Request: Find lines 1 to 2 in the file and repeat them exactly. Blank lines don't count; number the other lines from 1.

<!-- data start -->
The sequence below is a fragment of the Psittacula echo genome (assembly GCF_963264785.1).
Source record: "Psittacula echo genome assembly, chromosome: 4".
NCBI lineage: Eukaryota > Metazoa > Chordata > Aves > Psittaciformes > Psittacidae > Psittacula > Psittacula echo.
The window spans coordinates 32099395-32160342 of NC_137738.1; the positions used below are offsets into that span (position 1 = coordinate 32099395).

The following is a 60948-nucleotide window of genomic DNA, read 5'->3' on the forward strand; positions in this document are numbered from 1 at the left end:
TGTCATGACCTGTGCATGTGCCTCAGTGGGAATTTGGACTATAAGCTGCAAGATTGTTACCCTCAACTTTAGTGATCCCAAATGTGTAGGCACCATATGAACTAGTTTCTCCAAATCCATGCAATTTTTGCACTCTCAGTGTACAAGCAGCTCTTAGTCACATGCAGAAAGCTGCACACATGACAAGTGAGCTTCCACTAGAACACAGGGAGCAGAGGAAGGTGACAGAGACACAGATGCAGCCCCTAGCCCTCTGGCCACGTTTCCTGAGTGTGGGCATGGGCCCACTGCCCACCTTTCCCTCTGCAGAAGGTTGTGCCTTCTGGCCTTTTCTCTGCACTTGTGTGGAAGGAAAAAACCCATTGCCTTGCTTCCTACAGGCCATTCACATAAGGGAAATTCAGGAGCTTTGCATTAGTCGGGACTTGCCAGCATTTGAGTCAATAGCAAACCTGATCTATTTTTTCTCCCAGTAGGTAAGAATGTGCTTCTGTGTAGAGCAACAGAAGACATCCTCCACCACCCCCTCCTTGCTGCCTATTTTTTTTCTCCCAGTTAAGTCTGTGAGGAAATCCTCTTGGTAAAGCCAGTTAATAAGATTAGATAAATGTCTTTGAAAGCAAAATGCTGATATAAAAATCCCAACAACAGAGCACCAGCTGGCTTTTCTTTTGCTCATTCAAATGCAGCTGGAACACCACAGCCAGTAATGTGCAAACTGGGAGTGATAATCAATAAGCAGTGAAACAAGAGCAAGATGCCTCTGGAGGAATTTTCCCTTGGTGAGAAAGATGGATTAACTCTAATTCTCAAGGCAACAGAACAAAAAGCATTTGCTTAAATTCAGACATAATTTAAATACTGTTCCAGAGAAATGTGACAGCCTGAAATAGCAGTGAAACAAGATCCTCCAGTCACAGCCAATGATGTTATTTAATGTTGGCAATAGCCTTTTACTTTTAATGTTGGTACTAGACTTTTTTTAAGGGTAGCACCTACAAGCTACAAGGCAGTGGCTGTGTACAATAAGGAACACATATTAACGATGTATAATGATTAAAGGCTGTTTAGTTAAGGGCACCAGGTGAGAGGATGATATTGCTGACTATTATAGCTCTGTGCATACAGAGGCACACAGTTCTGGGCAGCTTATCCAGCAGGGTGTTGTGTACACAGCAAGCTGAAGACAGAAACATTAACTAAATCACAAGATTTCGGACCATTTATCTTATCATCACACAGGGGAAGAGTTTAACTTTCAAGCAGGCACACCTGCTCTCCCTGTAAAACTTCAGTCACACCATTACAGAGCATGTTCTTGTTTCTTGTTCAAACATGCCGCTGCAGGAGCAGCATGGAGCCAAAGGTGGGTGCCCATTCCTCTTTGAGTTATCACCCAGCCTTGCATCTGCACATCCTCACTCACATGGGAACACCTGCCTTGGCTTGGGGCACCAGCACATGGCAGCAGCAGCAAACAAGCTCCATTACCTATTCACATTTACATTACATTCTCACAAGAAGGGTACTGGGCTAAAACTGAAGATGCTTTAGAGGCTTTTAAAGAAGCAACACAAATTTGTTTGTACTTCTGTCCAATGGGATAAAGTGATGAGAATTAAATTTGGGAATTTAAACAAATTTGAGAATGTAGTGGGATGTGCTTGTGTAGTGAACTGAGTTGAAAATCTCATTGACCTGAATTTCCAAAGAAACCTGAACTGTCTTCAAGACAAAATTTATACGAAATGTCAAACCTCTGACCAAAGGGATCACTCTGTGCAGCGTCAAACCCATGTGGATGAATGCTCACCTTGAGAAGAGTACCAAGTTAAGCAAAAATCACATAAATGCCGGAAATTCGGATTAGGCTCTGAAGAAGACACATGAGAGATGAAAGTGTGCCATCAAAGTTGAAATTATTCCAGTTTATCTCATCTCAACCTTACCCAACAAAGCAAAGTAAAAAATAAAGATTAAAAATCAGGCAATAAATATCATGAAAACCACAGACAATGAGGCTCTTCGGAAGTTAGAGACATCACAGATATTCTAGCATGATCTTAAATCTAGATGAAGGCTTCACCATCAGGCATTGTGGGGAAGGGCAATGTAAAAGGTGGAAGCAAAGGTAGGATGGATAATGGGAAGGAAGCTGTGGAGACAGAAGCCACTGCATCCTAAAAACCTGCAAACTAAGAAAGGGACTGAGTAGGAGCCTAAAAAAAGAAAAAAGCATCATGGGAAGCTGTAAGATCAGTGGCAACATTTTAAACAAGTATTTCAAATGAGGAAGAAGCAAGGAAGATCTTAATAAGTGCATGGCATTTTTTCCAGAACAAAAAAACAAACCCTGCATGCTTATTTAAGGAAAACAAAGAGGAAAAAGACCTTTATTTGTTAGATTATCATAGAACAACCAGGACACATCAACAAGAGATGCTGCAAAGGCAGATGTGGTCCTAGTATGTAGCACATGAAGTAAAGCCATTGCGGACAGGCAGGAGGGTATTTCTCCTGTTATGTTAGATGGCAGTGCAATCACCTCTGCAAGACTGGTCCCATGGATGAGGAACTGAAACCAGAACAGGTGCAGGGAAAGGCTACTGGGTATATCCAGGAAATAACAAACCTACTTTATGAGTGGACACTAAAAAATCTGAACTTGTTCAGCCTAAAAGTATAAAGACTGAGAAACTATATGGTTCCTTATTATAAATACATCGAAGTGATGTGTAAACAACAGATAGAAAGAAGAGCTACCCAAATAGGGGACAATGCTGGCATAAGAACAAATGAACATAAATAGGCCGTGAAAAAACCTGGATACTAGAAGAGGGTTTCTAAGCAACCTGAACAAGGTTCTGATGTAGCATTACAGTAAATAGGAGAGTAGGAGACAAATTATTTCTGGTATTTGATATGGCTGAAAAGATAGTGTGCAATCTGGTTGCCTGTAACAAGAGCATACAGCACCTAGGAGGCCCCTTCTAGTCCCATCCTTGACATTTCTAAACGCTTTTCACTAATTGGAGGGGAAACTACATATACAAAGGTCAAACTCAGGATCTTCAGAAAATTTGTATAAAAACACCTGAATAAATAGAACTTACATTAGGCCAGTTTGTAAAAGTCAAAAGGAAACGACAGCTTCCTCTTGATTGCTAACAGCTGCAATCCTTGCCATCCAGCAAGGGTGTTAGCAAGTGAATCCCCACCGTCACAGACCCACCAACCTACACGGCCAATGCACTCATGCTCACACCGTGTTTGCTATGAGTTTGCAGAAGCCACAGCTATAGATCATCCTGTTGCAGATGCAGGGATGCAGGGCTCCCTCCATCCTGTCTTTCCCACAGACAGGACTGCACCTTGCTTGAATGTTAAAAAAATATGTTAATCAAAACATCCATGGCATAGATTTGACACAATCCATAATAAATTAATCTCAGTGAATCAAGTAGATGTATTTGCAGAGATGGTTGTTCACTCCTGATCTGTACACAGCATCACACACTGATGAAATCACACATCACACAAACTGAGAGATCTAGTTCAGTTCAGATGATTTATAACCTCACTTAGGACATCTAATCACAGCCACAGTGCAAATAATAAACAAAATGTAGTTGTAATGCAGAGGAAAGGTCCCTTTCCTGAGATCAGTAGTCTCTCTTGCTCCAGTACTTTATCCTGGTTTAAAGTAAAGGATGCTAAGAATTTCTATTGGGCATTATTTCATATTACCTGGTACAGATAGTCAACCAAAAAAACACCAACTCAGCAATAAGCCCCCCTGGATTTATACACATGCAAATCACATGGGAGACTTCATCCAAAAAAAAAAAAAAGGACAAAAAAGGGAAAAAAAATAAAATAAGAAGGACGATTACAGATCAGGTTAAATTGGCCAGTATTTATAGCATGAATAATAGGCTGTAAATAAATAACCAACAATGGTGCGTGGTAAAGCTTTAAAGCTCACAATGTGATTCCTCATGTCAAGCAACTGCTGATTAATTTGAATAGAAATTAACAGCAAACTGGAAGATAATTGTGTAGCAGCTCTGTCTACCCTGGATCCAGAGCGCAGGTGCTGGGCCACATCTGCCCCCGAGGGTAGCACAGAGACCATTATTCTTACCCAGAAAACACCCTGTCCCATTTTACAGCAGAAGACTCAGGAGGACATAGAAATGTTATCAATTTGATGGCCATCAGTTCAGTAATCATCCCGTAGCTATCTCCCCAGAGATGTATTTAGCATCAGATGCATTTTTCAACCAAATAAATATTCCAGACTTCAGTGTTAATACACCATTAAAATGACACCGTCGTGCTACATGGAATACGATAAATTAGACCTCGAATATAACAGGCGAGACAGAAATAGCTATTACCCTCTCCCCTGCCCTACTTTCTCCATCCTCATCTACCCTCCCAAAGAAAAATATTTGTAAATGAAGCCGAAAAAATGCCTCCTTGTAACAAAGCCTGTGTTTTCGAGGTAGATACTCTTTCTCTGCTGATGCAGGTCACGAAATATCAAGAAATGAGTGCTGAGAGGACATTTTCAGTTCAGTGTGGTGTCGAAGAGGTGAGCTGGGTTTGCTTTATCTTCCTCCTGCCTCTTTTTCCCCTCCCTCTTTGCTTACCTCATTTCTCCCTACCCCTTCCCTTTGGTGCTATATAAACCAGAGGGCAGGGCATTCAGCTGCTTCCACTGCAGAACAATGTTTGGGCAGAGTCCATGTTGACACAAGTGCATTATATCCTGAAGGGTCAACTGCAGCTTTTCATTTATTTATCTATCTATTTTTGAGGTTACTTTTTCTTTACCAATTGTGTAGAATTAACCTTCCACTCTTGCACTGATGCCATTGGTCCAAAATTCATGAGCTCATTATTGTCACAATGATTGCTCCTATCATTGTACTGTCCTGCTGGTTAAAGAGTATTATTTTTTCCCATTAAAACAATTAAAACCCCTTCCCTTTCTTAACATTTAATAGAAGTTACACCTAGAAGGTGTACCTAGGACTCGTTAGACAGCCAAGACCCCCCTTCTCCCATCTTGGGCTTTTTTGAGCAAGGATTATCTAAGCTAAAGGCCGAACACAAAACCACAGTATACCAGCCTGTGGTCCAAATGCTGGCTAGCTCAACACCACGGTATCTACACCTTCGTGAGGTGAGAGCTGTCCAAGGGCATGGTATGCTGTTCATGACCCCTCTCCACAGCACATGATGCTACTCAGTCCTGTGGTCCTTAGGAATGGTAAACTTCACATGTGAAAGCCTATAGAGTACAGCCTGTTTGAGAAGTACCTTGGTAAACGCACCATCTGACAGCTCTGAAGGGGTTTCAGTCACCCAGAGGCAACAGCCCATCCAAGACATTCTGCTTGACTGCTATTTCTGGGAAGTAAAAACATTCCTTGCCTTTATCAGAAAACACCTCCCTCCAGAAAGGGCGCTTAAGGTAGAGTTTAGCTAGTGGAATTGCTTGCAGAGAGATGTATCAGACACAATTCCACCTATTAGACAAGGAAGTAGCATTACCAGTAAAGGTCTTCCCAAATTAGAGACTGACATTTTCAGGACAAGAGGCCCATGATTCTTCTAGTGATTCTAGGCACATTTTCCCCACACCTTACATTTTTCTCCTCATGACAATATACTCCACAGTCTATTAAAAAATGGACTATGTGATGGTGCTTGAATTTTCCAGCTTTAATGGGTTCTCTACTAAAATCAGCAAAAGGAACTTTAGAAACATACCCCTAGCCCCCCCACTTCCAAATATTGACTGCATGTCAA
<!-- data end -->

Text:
The sequence below is a fragment of the Psittacula echo genome (assembly GCF_963264785.1).
Source record: "Psittacula echo genome assembly, chromosome: 4".